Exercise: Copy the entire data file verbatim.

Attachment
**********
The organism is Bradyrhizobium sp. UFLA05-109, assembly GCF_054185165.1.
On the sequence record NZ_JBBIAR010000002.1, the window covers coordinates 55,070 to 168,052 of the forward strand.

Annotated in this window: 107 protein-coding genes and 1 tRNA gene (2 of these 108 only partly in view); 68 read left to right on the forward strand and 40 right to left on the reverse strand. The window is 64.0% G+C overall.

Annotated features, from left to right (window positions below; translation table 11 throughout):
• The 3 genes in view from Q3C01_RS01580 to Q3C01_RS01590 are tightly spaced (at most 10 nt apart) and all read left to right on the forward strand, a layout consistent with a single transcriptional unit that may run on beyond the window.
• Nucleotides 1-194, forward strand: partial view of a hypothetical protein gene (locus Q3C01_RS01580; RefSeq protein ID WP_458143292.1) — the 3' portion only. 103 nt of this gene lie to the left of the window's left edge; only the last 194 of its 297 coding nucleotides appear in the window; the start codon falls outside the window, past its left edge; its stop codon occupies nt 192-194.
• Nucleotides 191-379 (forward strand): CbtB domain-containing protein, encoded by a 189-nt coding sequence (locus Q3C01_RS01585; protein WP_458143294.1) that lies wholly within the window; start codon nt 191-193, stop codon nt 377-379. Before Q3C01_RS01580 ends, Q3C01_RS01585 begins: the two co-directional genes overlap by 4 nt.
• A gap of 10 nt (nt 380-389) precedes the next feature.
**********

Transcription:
The organism is Bradyrhizobium sp. UFLA05-109, assembly GCF_054185165.1.
On the sequence record NZ_JBBIAR010000002.1, the window covers coordinates 55,070 to 168,052 of the forward strand.

Annotated in this window: 107 protein-coding genes and 1 tRNA gene (2 of these 108 only partly in view); 68 read left to right on the forward strand and 40 right to left on the reverse strand. The window is 64.0% G+C overall.

Annotated features, from left to right (window positions below; translation table 11 throughout):
• The 3 genes in view from Q3C01_RS01580 to Q3C01_RS01590 are tightly spaced (at most 10 nt apart) and all read left to right on the forward strand, a layout consistent with a single transcriptional unit that may run on beyond the window.
• Nucleotides 1-194, forward strand: partial view of a hypothetical protein gene (locus Q3C01_RS01580; RefSeq protein ID WP_458143292.1) — the 3' portion only. 103 nt of this gene lie to the left of the window's left edge; only the last 194 of its 297 coding nucleotides appear in the window; the start codon falls outside the window, past its left edge; its stop codon occupies nt 192-194.
• Nucleotides 191-379 (forward strand): CbtB domain-containing protein, encoded by a 189-nt coding sequence (locus Q3C01_RS01585; protein WP_458143294.1) that lies wholly within the window; start codon nt 191-193, stop codon nt 377-379. Before Q3C01_RS01580 ends, Q3C01_RS01585 begins: the two co-directional genes overlap by 4 nt.
• A gap of 10 nt (nt 380-389) precedes the next feature.